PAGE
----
A Louisiana court recently denied an excess insurer’s bid for summary judgment, finding that the insurer’s interpretation of a pollution exclusion would lead to “absurd results.”
Central Crude, Inc., a crude oil transporter company, experienced an oil pipeline leak, allegedly causing damage to property belonging to Columbia Gas Transmission Company. Columbia Gas sued Central Crude seeking compensatory damages and injunctive relief to compel remediation of the site. Central Crude sought coverage under a CGL primary insurance policy issued by Liberty Mutual. The insurer initially agreed to cover Central Crude’s “reasonable and necessary costs” relating to the incident, but later refused to defend or indemnify Central Crude for any costs incurred from the incident. As a result, Central Crude brought suit against Liberty Mutual and its excess insurer, Great American, to enforce coverage.
Great American moved for summary judgment arguing coverage was excluded by the excess policy’s pollution exclusion, which precludes coverage for injury “arising out of a discharge of pollutants.” Central Crude responded arguing that the exclusion’s applicability was invalidated or at least rendered ambiguous by the Following Form Endorsements, which reflect an intent to mirror the coverage afforded under the primary Liberty Mutual policy, and because coverage appears to be specifically authorized through the Premises Operations Liability Endorsement.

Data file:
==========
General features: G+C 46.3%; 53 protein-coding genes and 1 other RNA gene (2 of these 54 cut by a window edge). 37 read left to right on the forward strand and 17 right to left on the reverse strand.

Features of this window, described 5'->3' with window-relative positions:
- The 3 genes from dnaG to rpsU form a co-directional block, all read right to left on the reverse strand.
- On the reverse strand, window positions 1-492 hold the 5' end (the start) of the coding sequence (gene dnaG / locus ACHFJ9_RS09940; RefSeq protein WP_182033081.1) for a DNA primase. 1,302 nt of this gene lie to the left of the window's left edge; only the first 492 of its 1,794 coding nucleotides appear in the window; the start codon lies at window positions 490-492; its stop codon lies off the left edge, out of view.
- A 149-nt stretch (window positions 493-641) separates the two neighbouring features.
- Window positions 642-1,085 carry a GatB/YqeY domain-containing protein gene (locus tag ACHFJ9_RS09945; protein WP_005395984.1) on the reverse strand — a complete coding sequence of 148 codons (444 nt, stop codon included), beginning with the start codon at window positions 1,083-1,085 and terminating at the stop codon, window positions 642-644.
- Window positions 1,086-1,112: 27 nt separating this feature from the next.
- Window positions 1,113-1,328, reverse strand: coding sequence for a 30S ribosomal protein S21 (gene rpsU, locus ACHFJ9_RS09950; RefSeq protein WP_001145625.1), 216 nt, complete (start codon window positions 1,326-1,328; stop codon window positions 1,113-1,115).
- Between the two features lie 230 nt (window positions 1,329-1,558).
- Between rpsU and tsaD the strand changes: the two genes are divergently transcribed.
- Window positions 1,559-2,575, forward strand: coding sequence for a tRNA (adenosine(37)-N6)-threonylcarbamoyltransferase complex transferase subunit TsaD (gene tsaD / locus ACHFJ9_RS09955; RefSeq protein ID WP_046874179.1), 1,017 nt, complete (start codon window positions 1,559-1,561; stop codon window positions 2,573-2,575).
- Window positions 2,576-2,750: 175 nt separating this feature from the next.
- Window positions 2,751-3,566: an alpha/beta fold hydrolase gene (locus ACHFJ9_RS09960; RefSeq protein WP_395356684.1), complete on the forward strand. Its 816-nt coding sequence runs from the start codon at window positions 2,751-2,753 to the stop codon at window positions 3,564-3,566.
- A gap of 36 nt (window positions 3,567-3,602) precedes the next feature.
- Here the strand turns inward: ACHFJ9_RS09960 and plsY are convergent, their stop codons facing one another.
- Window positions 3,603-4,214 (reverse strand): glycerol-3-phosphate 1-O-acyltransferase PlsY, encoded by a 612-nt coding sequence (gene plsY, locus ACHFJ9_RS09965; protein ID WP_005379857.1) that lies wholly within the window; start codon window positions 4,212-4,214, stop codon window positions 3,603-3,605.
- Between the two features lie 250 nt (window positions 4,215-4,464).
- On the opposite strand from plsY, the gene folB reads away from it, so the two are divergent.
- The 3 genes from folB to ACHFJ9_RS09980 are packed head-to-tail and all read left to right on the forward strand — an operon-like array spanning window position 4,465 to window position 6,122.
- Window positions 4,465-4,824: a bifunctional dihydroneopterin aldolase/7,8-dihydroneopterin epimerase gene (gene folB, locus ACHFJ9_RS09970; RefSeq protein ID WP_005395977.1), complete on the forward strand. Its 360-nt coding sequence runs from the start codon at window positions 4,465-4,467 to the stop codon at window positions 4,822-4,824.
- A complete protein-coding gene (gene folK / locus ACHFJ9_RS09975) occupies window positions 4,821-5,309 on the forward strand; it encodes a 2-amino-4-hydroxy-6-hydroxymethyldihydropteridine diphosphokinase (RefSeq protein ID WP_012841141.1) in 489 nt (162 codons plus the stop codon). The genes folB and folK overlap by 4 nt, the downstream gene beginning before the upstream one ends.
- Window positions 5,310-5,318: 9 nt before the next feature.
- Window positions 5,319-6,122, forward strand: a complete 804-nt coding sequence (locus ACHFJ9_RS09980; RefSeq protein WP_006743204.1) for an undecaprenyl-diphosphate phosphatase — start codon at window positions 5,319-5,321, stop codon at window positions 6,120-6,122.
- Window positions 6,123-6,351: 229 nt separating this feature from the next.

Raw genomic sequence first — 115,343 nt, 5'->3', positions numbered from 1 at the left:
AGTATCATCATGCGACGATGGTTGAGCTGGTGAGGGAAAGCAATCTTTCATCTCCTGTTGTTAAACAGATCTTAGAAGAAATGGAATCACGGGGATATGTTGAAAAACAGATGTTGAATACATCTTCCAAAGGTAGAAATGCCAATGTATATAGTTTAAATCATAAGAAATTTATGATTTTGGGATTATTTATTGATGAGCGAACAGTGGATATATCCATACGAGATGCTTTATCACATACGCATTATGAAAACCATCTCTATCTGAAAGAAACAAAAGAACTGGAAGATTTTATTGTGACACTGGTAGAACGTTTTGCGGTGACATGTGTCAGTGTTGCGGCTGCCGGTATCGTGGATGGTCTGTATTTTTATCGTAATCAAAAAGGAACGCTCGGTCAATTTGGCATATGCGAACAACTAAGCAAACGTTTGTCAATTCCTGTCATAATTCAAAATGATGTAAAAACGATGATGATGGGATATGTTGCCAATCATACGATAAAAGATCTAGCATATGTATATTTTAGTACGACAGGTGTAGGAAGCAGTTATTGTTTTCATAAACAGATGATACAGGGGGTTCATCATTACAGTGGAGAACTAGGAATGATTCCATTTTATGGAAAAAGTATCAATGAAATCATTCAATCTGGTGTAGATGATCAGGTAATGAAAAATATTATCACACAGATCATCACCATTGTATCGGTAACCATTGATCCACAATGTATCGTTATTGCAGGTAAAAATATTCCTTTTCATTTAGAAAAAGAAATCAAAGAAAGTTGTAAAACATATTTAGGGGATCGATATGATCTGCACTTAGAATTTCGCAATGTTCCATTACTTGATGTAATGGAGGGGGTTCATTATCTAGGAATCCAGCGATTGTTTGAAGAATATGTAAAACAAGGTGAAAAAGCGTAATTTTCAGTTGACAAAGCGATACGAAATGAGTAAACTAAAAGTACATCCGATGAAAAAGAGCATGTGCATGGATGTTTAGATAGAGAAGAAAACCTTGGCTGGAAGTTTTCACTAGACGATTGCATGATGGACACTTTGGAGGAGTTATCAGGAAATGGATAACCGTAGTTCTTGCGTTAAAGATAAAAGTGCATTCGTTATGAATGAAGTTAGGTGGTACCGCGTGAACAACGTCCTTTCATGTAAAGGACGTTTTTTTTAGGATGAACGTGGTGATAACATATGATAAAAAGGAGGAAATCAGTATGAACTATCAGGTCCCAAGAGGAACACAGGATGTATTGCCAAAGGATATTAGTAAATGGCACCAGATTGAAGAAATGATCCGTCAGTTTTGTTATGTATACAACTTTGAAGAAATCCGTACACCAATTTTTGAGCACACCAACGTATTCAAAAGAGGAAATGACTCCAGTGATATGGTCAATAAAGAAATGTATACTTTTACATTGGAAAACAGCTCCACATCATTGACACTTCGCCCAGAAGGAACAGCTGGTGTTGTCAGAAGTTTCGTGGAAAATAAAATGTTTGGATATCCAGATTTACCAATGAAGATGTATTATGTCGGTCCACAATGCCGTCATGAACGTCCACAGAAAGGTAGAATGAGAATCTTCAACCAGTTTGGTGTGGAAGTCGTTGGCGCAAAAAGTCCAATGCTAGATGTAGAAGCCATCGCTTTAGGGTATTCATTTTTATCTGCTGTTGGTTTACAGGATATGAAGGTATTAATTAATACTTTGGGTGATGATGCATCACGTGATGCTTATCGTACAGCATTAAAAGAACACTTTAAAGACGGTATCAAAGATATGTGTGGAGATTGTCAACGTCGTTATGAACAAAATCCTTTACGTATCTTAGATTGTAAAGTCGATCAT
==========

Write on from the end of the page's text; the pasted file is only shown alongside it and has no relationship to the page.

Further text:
Reprinted courtesy of Sergio F. Oehninger, Hunton Andrews Kurth and Daniel Hentschel, Hunton Andrews Kurth
Mr. Oehninger may be contacted at soehninger@HuntonAK.com
Mr. Hentschel may be contacted at dhentschel@HuntonAK.com